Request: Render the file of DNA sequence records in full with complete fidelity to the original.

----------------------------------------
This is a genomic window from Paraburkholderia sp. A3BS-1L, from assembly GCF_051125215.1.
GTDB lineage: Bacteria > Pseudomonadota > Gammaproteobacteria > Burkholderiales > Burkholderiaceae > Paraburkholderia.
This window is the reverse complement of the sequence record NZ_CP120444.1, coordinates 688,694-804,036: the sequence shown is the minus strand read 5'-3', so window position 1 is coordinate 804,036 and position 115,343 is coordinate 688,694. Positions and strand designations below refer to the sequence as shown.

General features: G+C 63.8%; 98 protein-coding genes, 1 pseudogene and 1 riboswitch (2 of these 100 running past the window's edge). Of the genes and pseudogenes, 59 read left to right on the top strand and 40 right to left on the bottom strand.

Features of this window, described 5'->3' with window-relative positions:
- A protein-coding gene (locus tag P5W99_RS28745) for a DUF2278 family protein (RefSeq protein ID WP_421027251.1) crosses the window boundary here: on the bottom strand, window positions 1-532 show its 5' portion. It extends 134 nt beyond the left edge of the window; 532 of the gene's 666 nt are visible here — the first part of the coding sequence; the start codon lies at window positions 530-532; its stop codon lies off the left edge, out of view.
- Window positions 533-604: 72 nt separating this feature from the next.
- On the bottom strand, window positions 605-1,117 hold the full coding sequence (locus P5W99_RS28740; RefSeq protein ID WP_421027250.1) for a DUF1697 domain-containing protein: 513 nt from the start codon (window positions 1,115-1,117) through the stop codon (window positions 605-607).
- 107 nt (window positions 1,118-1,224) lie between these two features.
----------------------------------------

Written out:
This is a genomic window from Paraburkholderia sp. A3BS-1L, from assembly GCF_051125215.1.
GTDB lineage: Bacteria > Pseudomonadota > Gammaproteobacteria > Burkholderiales > Burkholderiaceae > Paraburkholderia.
This window is the reverse complement of the sequence record NZ_CP120444.1, coordinates 688,694-804,036: the sequence shown is the minus strand read 5'-3', so window position 1 is coordinate 804,036 and position 115,343 is coordinate 688,694. Positions and strand designations below refer to the sequence as shown.

General features: G+C 63.8%; 98 protein-coding genes, 1 pseudogene and 1 riboswitch (2 of these 100 running past the window's edge). Of the genes and pseudogenes, 59 read left to right on the top strand and 40 right to left on the bottom strand.

Features of this window, described 5'->3' with window-relative positions:
- A protein-coding gene (locus tag P5W99_RS28745) for a DUF2278 family protein (RefSeq protein ID WP_421027251.1) crosses the window boundary here: on the bottom strand, window positions 1-532 show its 5' portion. It extends 134 nt beyond the left edge of the window; 532 of the gene's 666 nt are visible here — the first part of the coding sequence; the start codon lies at window positions 530-532; its stop codon lies off the left edge, out of view.
- Window positions 533-604: 72 nt separating this feature from the next.
- On the bottom strand, window positions 605-1,117 hold the full coding sequence (locus P5W99_RS28740; RefSeq protein ID WP_421027250.1) for a DUF1697 domain-containing protein: 513 nt from the start codon (window positions 1,115-1,117) through the stop codon (window positions 605-607).
- 107 nt (window positions 1,118-1,224) lie between these two features.